Janowiec and Others v. Russia: A Long History of Justice Delayed Turned into a Permanent Case of Justice Denied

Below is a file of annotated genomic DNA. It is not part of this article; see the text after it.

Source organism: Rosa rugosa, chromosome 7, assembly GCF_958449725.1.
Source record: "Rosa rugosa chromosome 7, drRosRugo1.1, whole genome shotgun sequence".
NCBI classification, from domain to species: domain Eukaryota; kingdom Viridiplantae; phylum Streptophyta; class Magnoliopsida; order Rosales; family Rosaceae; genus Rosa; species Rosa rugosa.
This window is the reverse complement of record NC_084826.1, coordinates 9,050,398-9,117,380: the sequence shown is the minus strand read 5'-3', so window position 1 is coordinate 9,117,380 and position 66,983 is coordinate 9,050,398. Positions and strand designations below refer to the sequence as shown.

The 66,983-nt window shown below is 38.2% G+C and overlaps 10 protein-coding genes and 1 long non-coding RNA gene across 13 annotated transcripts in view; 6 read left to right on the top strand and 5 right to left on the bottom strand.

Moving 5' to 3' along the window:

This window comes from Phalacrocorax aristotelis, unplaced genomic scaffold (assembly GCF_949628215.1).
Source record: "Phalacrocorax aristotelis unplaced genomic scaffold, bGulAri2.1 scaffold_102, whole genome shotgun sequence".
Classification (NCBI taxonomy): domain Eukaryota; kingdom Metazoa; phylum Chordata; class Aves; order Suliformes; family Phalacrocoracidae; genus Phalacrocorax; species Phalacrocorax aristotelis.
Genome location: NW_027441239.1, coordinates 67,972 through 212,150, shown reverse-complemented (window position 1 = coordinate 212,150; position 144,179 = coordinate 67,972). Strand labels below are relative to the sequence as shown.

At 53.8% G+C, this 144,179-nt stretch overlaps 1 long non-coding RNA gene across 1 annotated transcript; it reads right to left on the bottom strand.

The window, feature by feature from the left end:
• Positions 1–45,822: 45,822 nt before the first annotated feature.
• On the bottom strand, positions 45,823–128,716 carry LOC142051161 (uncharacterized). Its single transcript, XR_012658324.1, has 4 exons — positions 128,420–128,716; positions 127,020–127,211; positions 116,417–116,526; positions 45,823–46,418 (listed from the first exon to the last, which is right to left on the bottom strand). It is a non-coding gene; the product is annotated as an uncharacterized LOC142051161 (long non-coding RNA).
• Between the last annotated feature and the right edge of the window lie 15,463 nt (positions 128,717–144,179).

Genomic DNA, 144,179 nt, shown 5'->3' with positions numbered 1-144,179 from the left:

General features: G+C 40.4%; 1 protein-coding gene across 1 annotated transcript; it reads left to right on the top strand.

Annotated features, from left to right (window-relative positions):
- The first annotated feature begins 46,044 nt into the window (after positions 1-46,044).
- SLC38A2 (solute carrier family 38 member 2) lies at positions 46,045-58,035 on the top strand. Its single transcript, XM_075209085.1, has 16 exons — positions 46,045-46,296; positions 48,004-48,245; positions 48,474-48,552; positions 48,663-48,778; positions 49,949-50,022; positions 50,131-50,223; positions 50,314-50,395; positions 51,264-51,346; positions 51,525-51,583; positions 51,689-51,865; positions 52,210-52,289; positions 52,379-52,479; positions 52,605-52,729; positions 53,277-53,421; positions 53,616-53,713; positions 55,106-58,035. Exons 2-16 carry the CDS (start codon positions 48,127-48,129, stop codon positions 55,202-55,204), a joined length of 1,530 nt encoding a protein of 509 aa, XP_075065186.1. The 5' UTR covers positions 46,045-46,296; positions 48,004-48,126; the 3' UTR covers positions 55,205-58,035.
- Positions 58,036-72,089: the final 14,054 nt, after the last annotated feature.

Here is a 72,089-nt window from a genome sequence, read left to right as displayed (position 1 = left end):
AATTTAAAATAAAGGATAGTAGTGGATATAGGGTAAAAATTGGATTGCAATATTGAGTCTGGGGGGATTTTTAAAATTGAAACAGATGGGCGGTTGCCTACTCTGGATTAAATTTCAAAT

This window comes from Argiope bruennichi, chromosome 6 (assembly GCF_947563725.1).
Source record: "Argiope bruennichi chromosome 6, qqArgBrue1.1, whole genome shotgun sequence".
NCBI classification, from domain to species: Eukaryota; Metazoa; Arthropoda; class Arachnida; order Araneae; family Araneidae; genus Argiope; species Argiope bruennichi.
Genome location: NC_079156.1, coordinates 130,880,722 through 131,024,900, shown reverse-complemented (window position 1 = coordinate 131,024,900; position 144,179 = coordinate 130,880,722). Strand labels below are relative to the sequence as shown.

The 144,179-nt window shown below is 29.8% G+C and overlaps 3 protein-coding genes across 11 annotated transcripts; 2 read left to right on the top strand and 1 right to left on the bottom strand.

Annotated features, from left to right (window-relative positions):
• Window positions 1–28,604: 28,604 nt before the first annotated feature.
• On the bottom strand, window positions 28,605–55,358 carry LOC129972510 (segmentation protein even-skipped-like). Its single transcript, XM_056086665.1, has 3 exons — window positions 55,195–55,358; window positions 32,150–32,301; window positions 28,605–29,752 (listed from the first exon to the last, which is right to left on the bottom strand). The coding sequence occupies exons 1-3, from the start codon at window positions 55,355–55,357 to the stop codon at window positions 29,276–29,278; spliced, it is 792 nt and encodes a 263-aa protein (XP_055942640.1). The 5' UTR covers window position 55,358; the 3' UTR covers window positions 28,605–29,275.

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The European Court of Human Rights ruled on whether Russia is responsible for human rights violations in relation to the Katyń massacre. Two of the major issues that had to be dealt with were the Court’s competence ratione temporis to assess the violation of the procedural obligations related to the right to life, and whether the applicants could be considered victims of inhumane treatment because of the failure of Russian authorities to provide information on the fate and whereabouts of their relatives. If the first judgment issued by the Chamber on 16 April 2012 was criticized because of its restrictive approach, the one issued by the Grand Chamber on 21 October 2013 took an even more controversial turn. The reasoning of the Court does not seem to be particularly sound and the outcome is a denial of justice. The comparison with the jurisprudence of the Inter-American Court of Human Rights in similar cases makes this all the more evident, suggesting that the application of different interpretative criteria would have been possible.
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